Japanese tea ceremonies can mean several things. It can be a simple social event or have a religious meaning. In any case, it emphasizes aesthetics and culture. Making a Japanese tea table and using it for Japanese tea ceremonies is a great method of exploring the Japanese culture or to host a different type of social gathering. Japanese tea tables are easy to design and construct at home, if the right tools are at hand.
Things You'll Need:
- Measuring Tape
- 1/2-Inch Thick Sheet Of Plywood 35-Inches By 35-Inches
- Stain Or Paint
- Lumber For The Table Legs And Supportive Pieces
- Mechanical Screwdriver And Drill
- 12 Screws, 2-1/4 Inch
- 8 Screws, 3 Inch
Measure the plywood so it is 35-inches by 35-inches. The height of the wood should be at least 1/2-inch thick. However, if a thicker tabletop is desired, go ahead and purchase a thicker plywood piece. Use a pencil to make the markings and a ruler to draw straight lines. Cut out the plywood with a saw and sandpaper the edges smooth.
Measure the four table legs on the lumber. Each leg should measure 14 inches in height, 2 inches in width and 2 inches in depth. Mark the measurements and cut out using the saw. Sandpaper the edges smooth.
Measure the supportive pieces on the lumber. Each piece should measure 29 inches in width, 2 inches in height and 2 inches in depth. Mark the measurements and cut out the pieces with the saw. Sandpaper the edges smooth.
Paint or stain all of the pieces, including the legs, supportive pieces and the tabletop. Apply several coats for a darker look. Let the pieces dry completely before continuing to assemble the tea table. Paint the tips of each screw.
Place each table leg flat on a table. On each leg, measure 1/2 inch from the top. Make a mark. Turn the legs once to the left. From the top, measure 1 inch down and make a mark. Turn the legs again to the left and measure 1/2 inch from the top and make a mark. Turn the legs again and make a mark 1 inch down from the top.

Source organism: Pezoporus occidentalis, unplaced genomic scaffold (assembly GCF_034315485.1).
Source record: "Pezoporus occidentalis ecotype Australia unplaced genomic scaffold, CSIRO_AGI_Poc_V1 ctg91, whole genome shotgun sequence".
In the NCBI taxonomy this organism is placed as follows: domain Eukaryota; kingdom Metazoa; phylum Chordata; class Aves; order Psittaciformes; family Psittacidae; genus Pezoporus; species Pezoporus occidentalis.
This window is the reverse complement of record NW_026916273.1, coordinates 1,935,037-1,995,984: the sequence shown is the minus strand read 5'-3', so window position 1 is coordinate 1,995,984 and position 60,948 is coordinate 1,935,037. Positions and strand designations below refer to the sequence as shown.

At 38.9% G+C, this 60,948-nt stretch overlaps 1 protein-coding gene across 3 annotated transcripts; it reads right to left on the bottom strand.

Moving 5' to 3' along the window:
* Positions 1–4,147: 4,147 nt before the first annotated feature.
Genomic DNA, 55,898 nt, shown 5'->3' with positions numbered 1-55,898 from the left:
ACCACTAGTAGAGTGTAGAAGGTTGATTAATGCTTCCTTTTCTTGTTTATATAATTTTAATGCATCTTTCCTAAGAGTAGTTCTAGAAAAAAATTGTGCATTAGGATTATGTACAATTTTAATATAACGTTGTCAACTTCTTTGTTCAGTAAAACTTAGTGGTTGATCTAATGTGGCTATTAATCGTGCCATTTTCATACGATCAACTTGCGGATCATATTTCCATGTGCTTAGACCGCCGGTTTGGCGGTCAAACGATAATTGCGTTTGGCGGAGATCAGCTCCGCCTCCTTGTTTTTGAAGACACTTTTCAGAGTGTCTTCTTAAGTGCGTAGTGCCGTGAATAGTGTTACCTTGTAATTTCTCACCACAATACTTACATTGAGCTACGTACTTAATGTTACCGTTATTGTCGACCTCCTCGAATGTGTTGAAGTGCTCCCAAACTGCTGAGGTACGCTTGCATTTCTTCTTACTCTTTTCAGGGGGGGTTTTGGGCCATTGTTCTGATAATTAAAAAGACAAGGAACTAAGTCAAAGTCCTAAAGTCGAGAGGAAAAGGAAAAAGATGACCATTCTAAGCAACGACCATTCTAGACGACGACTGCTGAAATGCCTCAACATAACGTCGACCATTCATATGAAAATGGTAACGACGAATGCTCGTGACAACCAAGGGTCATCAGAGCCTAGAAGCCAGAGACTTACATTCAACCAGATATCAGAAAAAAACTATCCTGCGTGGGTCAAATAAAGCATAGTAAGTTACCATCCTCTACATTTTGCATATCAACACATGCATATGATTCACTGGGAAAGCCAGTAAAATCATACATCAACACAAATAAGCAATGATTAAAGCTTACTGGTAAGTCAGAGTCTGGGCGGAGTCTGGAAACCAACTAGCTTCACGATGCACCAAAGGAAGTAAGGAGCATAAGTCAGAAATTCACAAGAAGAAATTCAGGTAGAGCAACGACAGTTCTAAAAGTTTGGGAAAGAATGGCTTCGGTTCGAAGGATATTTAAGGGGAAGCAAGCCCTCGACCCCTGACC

Drill two holes in each leg by following the marks made in the previous step. The first hole should go through the leg 1/2 inch down from the top and the other hole should be perpendicular to the first 1 inch down from the top.
Take one leg and place it next to one supportive piece, so they are perpendicular to one another. The supportive piece should connect at the top of the leg piece. Use one 3-inch screw to connect the two pieces through one of the holes drilled.
Connect another supportive piece to the same leg using the same method, but on the second drill hole. Once connected, the assembly should look like a V with the table leg top at the joint. Repeat this step with another table leg and the two remaining supportive pieces.
Connect the ends of the V-shaped lumber constructions to each other with the two remaining table legs. Use the same method by screwing 3iinch screws in the perpendicular holes. When finishing, the tea table should be able to stand on its legs with supportive pieces to make them stable.
Place the plywood flat on the floor, so the top of the table faces down towards the floor. Flip the table leg structure upside down and place it on top of the table top. Arrange the structure so it is exactly 1 inch in from each side.
Trace the outline of the table leg structure on the tabletop back, including the outside and the inside of the structure. Remove it from the tabletop and apply glue in the newly traced 2-inch square line on the tabletop.
Place the tableleg structure on top again, lining it up with lines drawn in the previous step. Secure the tableleg structure on the tabletop by drilling screws through the supportive pieces into the tabletop. The screws should be just long enough to secure the structure, but not come through the tabletop. When done, flip the tea table right side up and set the table for tea.
Based in Toronto, Mary Jane has been writing for online magazines and databases since 2002. Her articles have appeared on the Simon & Schuster website and she received an editor's choice award in 2009. She holds a Master of Arts in psychology of language use from the University of Copenhagen in Denmark.